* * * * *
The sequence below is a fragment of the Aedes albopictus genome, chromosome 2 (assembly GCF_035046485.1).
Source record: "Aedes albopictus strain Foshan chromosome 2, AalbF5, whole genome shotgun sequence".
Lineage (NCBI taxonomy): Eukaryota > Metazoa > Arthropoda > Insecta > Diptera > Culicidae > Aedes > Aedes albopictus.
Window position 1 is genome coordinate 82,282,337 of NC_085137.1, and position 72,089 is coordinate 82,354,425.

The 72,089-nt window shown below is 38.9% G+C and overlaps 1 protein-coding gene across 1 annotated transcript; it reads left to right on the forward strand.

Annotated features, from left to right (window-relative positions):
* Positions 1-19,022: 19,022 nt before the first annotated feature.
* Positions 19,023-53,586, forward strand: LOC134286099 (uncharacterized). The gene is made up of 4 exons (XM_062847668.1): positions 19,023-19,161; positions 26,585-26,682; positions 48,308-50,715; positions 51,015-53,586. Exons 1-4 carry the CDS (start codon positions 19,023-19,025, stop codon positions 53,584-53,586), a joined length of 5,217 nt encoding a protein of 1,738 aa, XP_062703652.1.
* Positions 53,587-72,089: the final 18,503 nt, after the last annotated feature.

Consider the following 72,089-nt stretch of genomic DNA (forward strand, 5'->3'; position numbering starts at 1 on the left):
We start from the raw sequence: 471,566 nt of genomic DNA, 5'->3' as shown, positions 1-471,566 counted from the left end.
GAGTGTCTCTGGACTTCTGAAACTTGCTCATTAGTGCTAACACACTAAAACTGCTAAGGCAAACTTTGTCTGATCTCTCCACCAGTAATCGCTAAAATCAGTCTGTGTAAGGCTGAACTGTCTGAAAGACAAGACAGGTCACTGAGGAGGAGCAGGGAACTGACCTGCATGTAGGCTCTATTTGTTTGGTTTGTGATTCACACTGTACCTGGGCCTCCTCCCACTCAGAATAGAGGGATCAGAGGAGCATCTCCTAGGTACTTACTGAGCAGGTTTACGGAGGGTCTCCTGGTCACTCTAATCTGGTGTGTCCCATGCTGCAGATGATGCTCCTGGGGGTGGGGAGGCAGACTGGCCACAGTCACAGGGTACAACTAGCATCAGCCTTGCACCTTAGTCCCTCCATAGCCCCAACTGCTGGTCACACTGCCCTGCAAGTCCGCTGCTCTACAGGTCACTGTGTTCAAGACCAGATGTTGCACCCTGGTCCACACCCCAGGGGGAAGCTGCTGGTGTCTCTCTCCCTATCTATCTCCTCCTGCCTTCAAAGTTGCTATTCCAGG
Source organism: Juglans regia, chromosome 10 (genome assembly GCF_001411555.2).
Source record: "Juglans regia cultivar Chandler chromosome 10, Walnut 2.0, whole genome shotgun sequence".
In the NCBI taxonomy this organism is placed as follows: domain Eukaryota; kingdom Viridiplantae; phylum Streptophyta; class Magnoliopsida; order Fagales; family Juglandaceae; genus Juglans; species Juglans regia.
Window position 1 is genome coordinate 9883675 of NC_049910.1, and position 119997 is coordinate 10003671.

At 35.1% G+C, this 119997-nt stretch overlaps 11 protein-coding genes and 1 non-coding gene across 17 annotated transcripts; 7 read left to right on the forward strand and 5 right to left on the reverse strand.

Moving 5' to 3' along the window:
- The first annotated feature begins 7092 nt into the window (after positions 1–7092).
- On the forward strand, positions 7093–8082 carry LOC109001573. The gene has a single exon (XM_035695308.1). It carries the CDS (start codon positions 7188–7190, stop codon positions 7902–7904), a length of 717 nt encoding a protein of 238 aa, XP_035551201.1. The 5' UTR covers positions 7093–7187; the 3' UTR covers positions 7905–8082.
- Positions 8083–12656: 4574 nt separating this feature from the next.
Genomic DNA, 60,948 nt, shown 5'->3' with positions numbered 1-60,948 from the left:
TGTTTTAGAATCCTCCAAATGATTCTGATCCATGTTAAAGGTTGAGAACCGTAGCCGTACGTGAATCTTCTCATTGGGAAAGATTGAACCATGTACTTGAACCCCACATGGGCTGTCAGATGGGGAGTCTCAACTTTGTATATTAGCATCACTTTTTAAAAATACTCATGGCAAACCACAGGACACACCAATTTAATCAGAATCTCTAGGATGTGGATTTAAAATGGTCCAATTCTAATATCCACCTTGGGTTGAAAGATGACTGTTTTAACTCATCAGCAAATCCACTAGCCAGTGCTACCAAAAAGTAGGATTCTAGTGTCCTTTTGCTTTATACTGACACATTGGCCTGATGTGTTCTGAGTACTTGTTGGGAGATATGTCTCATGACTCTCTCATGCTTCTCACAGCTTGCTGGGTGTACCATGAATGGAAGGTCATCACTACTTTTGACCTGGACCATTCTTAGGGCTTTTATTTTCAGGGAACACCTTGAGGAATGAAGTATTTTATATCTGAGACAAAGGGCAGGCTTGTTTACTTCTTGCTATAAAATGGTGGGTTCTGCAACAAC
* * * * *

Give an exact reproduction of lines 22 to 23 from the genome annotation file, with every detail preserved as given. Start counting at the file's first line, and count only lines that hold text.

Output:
Genomic DNA, 60,948 nt, shown 5'->3' with positions numbered 1-60,948 from the left:
TGTTTTAGAATCCTCCAAATGATTCTGATCCATGTTAAAGGTTGAGAACCGTAGCCGTACGTGAATCTTCTCATTGGGAAAGATTGAACCATGTACTTGAACCCCACATGGGCTGTCAGATGGGGAGTCTCAACTTTGTATATTAGCATCACTTTTTAAAAATACTCATGGCAAACCACAGGACACACCAATTTAATCAGAATCTCTAGGATGTGGATTTAAAATGGTCCAATTCTAATATCCACCTTGGGTTGAAAGATGACTGTTTTAACTCATCAGCAAATCCACTAGCCAGTGCTACCAAAAAGTAGGATTCTAGTGTCCTTTTGCTTTATACTGACACATTGGCCTGATGTGTTCTGAGTACTTGTTGGGAGATATGTCTCATGACTCTCTCATGCTTCTCACAGCTTGCTGGGTGTACCATGAATGGAAGGTCATCACTACTTTTGACCTGGACCATTCTTAGGGCTTTTATTTTCAGGGAACACCTTGAGGAATGAAGTATTTTATATCTGAGACAAAGGGCAGGCTTGTTTACTTCTTGCTATAAAATGGTGGGTTCTGCAACAAC